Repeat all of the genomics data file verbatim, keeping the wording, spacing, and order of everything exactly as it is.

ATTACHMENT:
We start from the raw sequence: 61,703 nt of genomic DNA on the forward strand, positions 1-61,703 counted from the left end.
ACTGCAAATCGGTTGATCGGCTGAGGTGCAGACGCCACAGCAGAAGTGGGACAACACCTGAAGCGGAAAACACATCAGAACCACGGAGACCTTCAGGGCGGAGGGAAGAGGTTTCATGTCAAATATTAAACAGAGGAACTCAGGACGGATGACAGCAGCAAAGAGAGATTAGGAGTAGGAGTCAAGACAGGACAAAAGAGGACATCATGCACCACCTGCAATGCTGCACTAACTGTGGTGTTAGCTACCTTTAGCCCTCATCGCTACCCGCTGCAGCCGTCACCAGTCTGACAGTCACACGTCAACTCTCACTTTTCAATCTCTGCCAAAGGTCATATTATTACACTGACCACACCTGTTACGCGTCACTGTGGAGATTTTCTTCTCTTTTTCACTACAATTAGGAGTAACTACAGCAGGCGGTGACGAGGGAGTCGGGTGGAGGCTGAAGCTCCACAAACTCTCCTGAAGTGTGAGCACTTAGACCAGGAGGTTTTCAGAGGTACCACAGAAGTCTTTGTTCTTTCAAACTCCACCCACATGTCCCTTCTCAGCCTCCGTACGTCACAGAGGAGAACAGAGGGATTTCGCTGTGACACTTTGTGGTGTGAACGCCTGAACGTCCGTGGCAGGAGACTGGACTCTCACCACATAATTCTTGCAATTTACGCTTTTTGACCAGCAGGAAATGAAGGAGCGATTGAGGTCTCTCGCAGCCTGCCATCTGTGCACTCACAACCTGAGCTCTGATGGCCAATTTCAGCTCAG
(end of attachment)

We start from the raw sequence: 61,703 nt of genomic DNA on the forward strand, positions 1-61,703 counted from the left end.
ACTGCAAATCGGTTGATCGGCTGAGGTGCAGACGCCACAGCAGAAGTGGGACAACACCTGAAGCGGAAAACACATCAGAACCACGGAGACCTTCAGGGCGGAGGGAAGAGGTTTCATGTCAAATATTAAACAGAGGAACTCAGGACGGATGACAGCAGCAAAGAGAGATTAGGAGTAGGAGTCAAGACAGGACAAAAGAGGACATCATGCACCACCTGCAATGCTGCACTAACTGTGGTGTTAGCTACCTTTAGCCCTCATCGCTACCCGCTGCAGCCGTCACCAGTCTGACAGTCACACGTCAACTCTCACTTTTCAATCTCTGCCAAAGGTCATATTATTACACTGACCACACCTGTTACGCGTCACTGTGGAGATTTTCTTCTCTTTTTCACTACAATTAGGAGTAACTACAGCAGGCGGTGACGAGGGAGTCGGGTGGAGGCTGAAGCTCCACAAACTCTCCTGAAGTGTGAGCACTTAGACCAGGAGGTTTTCAGAGGTACCACAGAAGTCTTTGTTCTTTCAAACTCCACCCACATGTCCCTTCTCAGCCTCCGTACGTCACAGAGGAGAACAGAGGGATTTCGCTGTGACACTTTGTGGTGTGAACGCCTGAACGTCCGTGGCAGGAGACTGGACTCTCACCACATAATTCTTGCAATTTACGCTTTTTGACCAGCAGGAAATGAAGGAGCGATTGAGGTCTCTCGCAGCCTGCCATCTGTGCACTCACAACCTGAGCTCTGATGGCCAATTTCAGCTCAG